As lockdown eases, Miriam Dunn speaks to David White, Head of Digital Learning at the University of the Arts London (UAL), about the key, post-pandemic takeaways for tutors and what the ‘new normal’ might look like, come September.
Miriam Dunn: What have been the main challenges of teaching art remotely during lockdown?
David White: Many of the challenges are not specific to the creative disciplines, such as keeping a sense of community and fostering moments of connection beyond ‘transmitting’ information. The materiality of many arts practices don’t translate into digital spaces directly but students can still make work from home and share the story of those processes online.
MD: How have art educators adapted their teaching methods to accommodate the coronavirus? What have they learned during the process?
DW: The main thing we have learned is that we can’t simply ‘practice mirror’ from face-to-face to online. That tends to lead to a parade of online ‘webinars’ which can be difficult to concentrate on. We are learning to transpose our teaching into online spaces in ways that take advantage of new modes-of-engagement. This often involves using those ‘live’ teaching moments online for discussion rather than to only take on information.
Digital facilities in the library, London College of Communication, UAL, Photography: Alys Tomlinson
MD: What part has new technology played in facilitating remote teaching methods?
DW: The high levels of reliability and access to the network have been the big factor. If the pandemic had hit 10 years ago the Web would have fallen over. So it’s less about the tech being ‘new’ and more about it working well. It’s also significant that almost everyone already knew how to engage in the online environment. We were all extremely digital before the pandemic which is why we could move the whole of the university online so quickly.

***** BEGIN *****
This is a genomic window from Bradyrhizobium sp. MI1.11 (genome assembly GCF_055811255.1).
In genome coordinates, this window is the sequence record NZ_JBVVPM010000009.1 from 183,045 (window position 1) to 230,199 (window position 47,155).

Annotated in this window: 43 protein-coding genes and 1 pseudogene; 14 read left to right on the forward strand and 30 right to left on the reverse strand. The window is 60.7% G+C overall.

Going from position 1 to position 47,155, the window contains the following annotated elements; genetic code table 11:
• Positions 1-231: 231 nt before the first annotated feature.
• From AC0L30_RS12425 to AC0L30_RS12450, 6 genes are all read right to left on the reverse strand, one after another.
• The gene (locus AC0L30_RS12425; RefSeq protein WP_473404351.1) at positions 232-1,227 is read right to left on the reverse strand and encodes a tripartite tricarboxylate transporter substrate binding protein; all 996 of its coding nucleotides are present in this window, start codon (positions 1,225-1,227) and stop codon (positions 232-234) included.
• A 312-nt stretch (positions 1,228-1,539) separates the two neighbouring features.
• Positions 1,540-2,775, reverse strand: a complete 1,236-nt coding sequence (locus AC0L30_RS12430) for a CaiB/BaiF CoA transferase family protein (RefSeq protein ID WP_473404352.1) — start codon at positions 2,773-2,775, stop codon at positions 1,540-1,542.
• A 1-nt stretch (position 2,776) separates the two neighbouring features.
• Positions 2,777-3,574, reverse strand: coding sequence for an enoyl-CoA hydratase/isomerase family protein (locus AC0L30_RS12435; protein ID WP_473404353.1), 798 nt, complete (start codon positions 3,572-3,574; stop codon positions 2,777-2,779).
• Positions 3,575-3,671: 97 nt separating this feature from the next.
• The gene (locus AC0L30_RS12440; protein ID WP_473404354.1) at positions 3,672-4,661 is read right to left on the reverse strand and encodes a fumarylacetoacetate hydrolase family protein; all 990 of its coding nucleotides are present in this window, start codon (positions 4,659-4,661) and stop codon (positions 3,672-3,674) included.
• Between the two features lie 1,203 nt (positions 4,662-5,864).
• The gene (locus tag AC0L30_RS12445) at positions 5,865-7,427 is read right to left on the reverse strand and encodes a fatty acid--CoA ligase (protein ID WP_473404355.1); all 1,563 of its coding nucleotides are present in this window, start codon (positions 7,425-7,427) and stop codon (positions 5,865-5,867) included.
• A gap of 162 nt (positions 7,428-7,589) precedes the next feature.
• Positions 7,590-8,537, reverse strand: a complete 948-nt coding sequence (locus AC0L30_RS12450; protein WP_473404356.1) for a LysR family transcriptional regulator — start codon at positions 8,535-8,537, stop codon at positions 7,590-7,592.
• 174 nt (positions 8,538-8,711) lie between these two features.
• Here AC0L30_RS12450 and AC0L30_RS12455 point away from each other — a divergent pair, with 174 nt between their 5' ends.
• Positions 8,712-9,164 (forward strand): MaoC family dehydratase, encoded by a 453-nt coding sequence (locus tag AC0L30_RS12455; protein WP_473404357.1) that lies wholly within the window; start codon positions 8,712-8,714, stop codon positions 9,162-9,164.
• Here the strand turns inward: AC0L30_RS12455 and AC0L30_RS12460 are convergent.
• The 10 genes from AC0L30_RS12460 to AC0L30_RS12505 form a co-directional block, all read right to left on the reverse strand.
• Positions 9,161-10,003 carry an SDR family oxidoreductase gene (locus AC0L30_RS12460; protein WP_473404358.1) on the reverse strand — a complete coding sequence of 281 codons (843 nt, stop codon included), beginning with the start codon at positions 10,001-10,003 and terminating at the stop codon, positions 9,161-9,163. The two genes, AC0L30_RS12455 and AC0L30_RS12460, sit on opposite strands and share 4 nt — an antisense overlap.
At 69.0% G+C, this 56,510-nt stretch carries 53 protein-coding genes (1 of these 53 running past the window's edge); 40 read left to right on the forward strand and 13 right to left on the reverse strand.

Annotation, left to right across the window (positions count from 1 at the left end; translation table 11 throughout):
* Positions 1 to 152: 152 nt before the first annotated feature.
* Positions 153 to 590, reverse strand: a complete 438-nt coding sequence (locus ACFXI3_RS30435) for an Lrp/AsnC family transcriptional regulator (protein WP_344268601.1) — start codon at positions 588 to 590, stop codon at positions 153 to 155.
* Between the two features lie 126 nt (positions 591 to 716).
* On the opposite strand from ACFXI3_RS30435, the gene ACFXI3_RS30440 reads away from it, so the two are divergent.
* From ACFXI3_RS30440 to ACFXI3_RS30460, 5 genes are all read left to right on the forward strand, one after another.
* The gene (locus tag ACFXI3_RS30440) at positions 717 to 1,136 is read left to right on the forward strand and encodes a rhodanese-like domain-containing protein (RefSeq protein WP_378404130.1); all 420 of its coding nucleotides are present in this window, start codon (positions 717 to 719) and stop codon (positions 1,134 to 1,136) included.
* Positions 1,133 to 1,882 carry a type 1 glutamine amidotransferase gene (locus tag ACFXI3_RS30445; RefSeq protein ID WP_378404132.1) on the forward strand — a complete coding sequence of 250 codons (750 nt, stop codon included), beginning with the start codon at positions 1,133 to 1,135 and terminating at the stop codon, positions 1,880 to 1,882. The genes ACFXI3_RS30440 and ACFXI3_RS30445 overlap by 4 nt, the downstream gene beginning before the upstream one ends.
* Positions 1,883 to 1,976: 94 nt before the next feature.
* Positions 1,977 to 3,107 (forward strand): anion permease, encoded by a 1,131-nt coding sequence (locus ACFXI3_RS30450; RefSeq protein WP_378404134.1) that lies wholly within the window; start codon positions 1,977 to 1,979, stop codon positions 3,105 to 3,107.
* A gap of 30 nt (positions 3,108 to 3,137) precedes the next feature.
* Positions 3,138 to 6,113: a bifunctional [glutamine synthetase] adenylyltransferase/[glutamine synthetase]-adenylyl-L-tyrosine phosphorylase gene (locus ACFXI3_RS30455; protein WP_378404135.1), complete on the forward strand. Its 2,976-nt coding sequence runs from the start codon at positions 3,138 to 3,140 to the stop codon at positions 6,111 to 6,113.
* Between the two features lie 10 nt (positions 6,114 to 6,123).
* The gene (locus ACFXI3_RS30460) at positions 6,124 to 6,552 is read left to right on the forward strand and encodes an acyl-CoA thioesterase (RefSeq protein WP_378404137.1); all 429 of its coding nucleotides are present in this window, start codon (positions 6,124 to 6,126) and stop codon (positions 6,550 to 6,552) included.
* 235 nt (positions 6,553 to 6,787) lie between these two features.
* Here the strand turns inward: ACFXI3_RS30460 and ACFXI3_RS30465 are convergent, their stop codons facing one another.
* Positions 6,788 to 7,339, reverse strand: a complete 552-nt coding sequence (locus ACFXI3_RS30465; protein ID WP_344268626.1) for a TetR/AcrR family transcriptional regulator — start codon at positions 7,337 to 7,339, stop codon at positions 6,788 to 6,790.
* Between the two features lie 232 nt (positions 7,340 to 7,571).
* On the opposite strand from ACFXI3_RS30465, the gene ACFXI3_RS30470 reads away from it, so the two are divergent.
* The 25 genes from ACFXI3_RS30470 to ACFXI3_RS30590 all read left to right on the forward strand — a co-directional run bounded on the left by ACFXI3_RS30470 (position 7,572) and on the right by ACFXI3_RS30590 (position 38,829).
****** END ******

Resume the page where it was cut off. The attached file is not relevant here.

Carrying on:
MD: Has 3D technology, in particular, proved to be a valuable resource during lockdown and if so how?
DW: This is still a difficult area, not because of the technology in-of-itself but because beyond basic internet access there is little parity of tech-ownership across our students when they are forced to work from home. We can’t teach using VR or intensive 3D tech unless all of our students have the potential to access that type of hardware or software – which would normally happen on-site. Having said that there is a lot of interest and so it’s a question of how we provide access.
Student Ella Williams presenting, BA Film and Screen Studies, London College of Communication, UAL, Photography: Alys Tomlinson
MD: What support structures are in place for students who are struggling to adapt to new ways of working?
DW: As I’ve hinted it’s not a particularly new way of working for most students. Before the pandemic it was commonplace for students to work online, especially when undertaking group work. More broadly though, learning how to study and work online is crucial for anyone looking to work in the creative industries so many of our courses see ‘learning to work online’ as a key element of what they teach. We also provide advice and guidance to course-teams on how they can best support their students via a network of specialist Digital Learning and Academic Support roles.
MD: What do you expect the new academic year to look like? Are you anticipating a ‘new normal’, with smaller classes, more virtual shows and remote working?
DW: Yes, exactly that. We are working to move from an emergency response to this ‘new normal’ where we mix the best of what online has to offer with increasing access to physical spaces. There are many things we have learned over this period which we want to build into what we offer on an ongoing basis.